Who was the first woman to be an official scorer in a Test match, and who was the youngest person to do this? asked Dennis Clarke from England
This is quite a big subject, so this week I'll just address this one question, but with a longer than usual answer. The identity of the official scorers in Tests and other internationals has not always been well documented, and there are some big gaps in our knowledge despite the best efforts of cricket statisticians. The following is the best we know at the moment - but there might just be earlier examples lurking somewhere!

Until recently it was thought that the first woman to be one of the official scorers in a Test match was the Queenslander Shirley Crouch (née Wilson), who had the good fortune to be keeping the book during the first Tied Test, between Australia and West Indies in Brisbane in 1960-61.

However, more recently Charles Davis, the indefatigable Melbourne statistician, spotted an entry in the scorebook for New Zealand's maiden Test series, against England in 1929-30, kept by the famous scorer/baggage master Bill Ferguson, who "made 43 tours over 52 years and never lost a bag", according to Wisden. In the space set aside for the names of the scorers for the fourth Test in Auckland, "Fergie" had written "WF [himself] and Miss A. Hall".

Francis Payne, the scarcely less fatigable New Zealander who edits their cricket annual, confirmed this was Alison Margaret Hall (born October 15, 1910; she died in 2004). Hall later married Paul Whitelaw, who appeared in two Tests for New Zealand against England in 1932-33, and played for the Parnell club in Auckland, where she did the scoring.

Hall was described as "A Lady Enthusiast" in Tom Reese's New Zealand Cricket history: "Miss A. Hall, who holds a unique record… She became interested in cricket in 1924, when she played for Auckland Diocesan College... She scored for Auckland against North Auckland, Easter 1927, and has been scoring continually for Parnell Senior XI since 1927… scored beside the famous Ferguson in the Test match, New Zealand v MCC, in Auckland in 1930… helped to compile the records for the Auckland Roll of Honour on the walls of Eden Park's cricket pavilion… keeps for the Auckland selectors the club cricket scores of all players selected for practice for Auckland representative teams." The Auckland Star added that she was "as accurate as the master clock at Greenwich".

The third Test of that 1929-30 tour had also been played in Auckland, but was ruined by rain, which washed out the first two days of what was only a three-day match. An additional Test was quickly added to the schedule, in place of a game between Auckland and the tourists. The scorer for the third Test was a TSC Haig: it's possible that Hall was already due to act as Auckland's scorer for the match that turned into a Test, or possibly Haig was unavailable for that one. Whatever the reason, in February 1930 Hall was one of the official scorers in the fourth Test, aged only 19.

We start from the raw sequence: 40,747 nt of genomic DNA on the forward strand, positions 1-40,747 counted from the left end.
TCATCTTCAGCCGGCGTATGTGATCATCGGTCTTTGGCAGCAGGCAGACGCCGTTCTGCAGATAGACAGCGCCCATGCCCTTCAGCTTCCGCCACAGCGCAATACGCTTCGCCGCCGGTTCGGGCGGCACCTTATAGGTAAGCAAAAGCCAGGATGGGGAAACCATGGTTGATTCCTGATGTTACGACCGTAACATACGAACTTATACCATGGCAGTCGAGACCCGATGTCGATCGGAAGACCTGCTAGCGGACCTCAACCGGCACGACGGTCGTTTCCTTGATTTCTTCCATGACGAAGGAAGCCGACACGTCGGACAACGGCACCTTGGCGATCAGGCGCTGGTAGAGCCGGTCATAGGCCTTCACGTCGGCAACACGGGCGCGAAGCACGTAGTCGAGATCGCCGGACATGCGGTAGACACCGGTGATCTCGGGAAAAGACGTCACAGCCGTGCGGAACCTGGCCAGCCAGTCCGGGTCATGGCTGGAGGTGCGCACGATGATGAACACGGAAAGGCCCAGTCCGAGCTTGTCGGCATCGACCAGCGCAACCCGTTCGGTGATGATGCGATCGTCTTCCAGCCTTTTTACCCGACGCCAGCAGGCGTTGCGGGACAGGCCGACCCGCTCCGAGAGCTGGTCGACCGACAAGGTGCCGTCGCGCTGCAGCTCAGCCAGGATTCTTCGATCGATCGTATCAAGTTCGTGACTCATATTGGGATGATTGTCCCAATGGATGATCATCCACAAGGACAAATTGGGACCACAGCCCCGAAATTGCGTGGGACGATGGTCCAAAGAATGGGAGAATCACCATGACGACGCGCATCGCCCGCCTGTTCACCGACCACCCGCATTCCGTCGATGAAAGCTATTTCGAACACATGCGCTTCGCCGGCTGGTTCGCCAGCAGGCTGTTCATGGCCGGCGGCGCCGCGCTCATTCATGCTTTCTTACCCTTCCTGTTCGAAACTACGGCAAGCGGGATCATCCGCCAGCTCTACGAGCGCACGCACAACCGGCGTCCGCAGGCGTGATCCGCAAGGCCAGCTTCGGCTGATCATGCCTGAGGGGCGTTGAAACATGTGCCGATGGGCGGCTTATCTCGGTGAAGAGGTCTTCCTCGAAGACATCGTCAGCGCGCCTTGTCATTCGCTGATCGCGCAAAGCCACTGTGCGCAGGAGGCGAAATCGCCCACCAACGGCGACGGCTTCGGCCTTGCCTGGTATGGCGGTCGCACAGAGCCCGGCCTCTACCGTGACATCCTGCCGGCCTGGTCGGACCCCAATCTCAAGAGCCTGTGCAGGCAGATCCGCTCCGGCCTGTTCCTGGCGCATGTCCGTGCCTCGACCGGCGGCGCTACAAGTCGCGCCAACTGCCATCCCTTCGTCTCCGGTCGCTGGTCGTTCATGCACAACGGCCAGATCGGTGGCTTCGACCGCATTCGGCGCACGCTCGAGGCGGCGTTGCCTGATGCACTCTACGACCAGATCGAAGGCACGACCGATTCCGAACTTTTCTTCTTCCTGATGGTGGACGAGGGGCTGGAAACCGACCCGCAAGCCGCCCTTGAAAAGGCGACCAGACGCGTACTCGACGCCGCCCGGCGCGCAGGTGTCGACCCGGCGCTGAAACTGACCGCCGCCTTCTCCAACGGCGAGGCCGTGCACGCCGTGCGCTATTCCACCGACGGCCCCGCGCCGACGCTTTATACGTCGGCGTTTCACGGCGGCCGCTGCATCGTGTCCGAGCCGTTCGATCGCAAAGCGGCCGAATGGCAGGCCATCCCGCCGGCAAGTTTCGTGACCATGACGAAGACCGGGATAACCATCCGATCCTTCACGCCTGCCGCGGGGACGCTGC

Moving on to the second part of the question, my first thought was that she was probably the youngest Test scorer of either sex, as the books were usually kept by elderly gentlemen, often former players. But Francis Payne was able to put that one right, too.

He pointed out that Mark Kerly, who died last year, was one of the official scorers for New Zealand's third Test against England in 1977-78, also in Auckland. Kerly was born in October 1961, and so was just 16 at the time - in fact he had to get special permission from his school, Westlake Boys' HS, to take the time off to score in the Test, which lasted six days. A long innings from Clive Radley - and two patient hundreds from New Zealand's Geoff Howarth - meant that even six days wasn't enough, and the match (and series) was left drawn.

Sreeram Iyer from India, another learned contributor to the Ask Steven page on Facebook, tracked down a county game in 1939 that featured a lady scorer, believed to be the first in a first-class match in England. Margaret Platts, a 19-year-old who lived opposite the ground, was pressed into service during Essex's match against Worcestershire in Chelmsford after some of the visiting players were involved in a car crash. One of them, batsman Charlie Bull, was killed, and wicketkeeper Syd Buller (later a famous umpire) was badly injured. Rather surprisingly perhaps, the match continued: Worcestershire's reserve wicketkeeper Hugo Yarnold had been doing the scoring, but was allowed to play, and Platts took over the book. Although she was a regular visitor to the ground, she had only ever scored a few women's games before, and never did another first-class match. Yarnold later became an umpire himself - and was killed in a road accident in 1974, while driving home after a county game.

We should also give an honourable mention to Grace Morgan, who was the reserve wicketkeeper in the first England women's touring team, to Australasia in 1934-35. She wasn't required for the four Tests played on the trip - three in Australia and one in New Zealand - and instead did the scoring in all of them. She did eventually make two Test appearances, after the Second World War.

Many thanks to Charles Davis, Francis Payne, Sreeram Iyer and the other Facebook irregulars for their contributions. and to Bryan Haggitt and Ruth Thielke of Parnell CC who sourced the photograph of Alison Hall

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Steven Lynch is the editor of the updated edition of Wisden on the Ashes